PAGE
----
Cute Kids

Education institution number:
Service type:
Homebased Network
Not Applicable
Total roll:

77 Aintree Avenue, Airpork Oaks, Mangere, Auckland

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1 Evaluation of Cute Kids

How well placed is Cute Kids to promote positive learning outcomes for children?

Not well placed

Requires further development

Well placed

Very well placed

ERO's findings that support this overall judgement are summarised below.


Cute Kids in Glen Eden, Auckland, is licensed to provide home-based education and care for up to 50 children up to school age. Currently, 26 children are the on the roll, most of whom have Indian heritage. Staff communicate with families in both English and Hindi.

The philosophy of the service emphasises building strong bonds with whānau, educators, children and community. The philosophy is underpinned by the belief that a nurturing environment supports children to grow as competent and confident learners. Aligned to the philosophy is a guiding framework for weaving bicultural, multicultural and individual children's needs across all layers of learning.

The service has been operating since April 2016 and is led by a managing director/owner, business manager, technology and finance directors and a recently appointed visiting teacher. The visiting teacher is qualified in early childhood education and is working towards full registration. The management team and visiting teacher provide good support and guidance for the 10 educators working in their own homes across central and western Auckland.

This is the first ERO evaluation of Cute Kids.

The Review Findings

Managers and the visiting teacher work well together as a professional and supportive team. They engage in robust discussions that support a culture of reflection, leading to ongoing improvement and innovation. The service's philosophy and strategic direction are understood and shared by all staff. The service's commitment to the development of bicultural practice is clearly evident.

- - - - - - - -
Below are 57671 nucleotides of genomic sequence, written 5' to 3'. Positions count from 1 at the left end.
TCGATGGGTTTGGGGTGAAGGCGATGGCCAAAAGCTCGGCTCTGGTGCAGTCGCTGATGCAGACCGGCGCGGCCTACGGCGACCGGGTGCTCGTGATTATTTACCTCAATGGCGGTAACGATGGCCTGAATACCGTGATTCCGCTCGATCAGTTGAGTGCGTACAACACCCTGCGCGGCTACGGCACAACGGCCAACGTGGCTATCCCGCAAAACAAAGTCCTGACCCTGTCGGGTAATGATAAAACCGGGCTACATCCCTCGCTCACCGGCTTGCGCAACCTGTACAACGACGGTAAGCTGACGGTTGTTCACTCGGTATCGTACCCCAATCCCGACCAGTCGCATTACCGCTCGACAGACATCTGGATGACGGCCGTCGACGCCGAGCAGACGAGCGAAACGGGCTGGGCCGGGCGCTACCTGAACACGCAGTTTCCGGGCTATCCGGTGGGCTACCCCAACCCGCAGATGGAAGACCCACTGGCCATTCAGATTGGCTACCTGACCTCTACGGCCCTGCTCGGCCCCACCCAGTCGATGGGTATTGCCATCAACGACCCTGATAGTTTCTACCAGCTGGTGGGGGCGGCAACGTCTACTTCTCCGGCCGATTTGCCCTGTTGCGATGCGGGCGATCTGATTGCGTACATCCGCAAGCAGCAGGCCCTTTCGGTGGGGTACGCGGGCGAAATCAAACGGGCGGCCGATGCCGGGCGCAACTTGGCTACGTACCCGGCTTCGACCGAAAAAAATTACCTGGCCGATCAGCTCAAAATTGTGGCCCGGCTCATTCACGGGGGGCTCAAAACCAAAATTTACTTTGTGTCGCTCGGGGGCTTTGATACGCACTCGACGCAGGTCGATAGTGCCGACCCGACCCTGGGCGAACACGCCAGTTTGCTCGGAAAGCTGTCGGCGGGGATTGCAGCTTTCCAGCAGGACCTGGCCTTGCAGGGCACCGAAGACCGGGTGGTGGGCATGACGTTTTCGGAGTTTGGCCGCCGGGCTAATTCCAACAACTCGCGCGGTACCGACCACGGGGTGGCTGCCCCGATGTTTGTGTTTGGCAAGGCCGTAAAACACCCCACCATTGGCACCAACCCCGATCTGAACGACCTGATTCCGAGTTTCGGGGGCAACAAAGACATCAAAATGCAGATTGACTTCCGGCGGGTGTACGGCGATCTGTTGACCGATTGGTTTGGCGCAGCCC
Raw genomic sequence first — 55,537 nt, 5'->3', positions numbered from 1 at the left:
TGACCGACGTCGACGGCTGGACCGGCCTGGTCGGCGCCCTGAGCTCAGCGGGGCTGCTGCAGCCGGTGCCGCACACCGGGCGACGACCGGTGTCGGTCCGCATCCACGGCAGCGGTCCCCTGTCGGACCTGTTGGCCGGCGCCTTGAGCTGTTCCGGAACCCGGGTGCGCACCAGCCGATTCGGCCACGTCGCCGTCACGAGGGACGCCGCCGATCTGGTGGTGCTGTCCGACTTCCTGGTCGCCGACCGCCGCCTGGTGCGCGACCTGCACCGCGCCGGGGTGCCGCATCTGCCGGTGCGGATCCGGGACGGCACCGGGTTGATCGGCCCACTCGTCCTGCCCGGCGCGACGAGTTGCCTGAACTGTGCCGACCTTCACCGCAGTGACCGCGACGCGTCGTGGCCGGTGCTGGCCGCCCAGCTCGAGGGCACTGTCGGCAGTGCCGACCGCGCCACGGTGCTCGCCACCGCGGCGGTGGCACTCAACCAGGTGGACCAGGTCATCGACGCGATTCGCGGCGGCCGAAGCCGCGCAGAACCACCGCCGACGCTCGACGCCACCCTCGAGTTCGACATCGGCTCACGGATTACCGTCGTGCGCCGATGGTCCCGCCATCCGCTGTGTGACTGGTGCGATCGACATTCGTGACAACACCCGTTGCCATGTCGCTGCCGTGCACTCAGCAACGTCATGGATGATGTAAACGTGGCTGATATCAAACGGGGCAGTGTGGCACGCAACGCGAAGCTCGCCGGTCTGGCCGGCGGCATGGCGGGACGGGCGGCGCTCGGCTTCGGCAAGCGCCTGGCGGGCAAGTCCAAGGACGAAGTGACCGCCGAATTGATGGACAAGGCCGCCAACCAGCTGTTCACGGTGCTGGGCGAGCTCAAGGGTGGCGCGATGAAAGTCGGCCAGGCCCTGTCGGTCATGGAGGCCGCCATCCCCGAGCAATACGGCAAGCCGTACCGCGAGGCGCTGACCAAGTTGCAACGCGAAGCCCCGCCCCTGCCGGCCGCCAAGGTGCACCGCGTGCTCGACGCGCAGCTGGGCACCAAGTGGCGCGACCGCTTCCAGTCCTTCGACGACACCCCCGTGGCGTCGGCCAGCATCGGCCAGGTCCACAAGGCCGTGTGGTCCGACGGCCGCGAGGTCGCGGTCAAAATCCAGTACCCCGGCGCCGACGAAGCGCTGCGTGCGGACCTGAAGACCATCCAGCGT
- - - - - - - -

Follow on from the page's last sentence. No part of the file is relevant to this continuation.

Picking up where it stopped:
Inclusive relationships across the service support children and educators' development. The management team seeks and values parent perspectives about the service. The visiting teacher is building positive relationships with educators and children. She is committed to educating parents about the importance of play.

Internal evaluation is a strength of the service. It is spontaneous, emergent or planned, and incorporates the points of view of many different people. There is good alignment between strategic planning, educator appraisals and professional development. Many opportunities are provided for staff to build and support their professional practice.

The visiting teacher shares sound curriculum knowledge with the educators. Together they provide a variety of learning opportunities that are responsive to the needs of individual children. The educators are beginning to work with Te Whāriki, the early childhood curriculum, at a range of different skill levels.

The visiting teacher supports educators to develop good planning and assessment practices. Educators benefit from her expertise in writing up children's learning stories and group planning. Monthly reports to educators from the visiting teacher provide good guidance for them to strengthen their knowledge in early childhood education. The visiting teacher has a genuine desire to empower both educators and children to learn.

Educators are well supported to grow professionally. The service's appraisal process identifies each educators' individual learning needs and this results in appropriate professional learning and development. The appraisal procedure for the visiting teacher is in the beginning stages of development. It is now timely to review and strengthen these processes.

Comprehensive and up-to-date policy, procedure, and management frameworks guide operational requirements. Effective systems are in place to monitor health and safety compliance. A recently developed smart-phone application supports the monitoring of health and safety checks and enables management, visiting teacher and educators' access to information in a timely manner.

Key Next Steps

The management team and visiting teacher agree that relevant priorities for development include continuing to:

  • build the management team's and educator's understanding of Te Whāriki, the early childhood curriculum, in order to support a more child-led programme

  • strengthen effective teaching practice

  • support all staff to build their bicultural understandings, and their knowledge and use of te reo and tikanga Māori

  • review and refine approaches to transitioning children onto other early learning services and school.

Management Assurance on Legal Requirements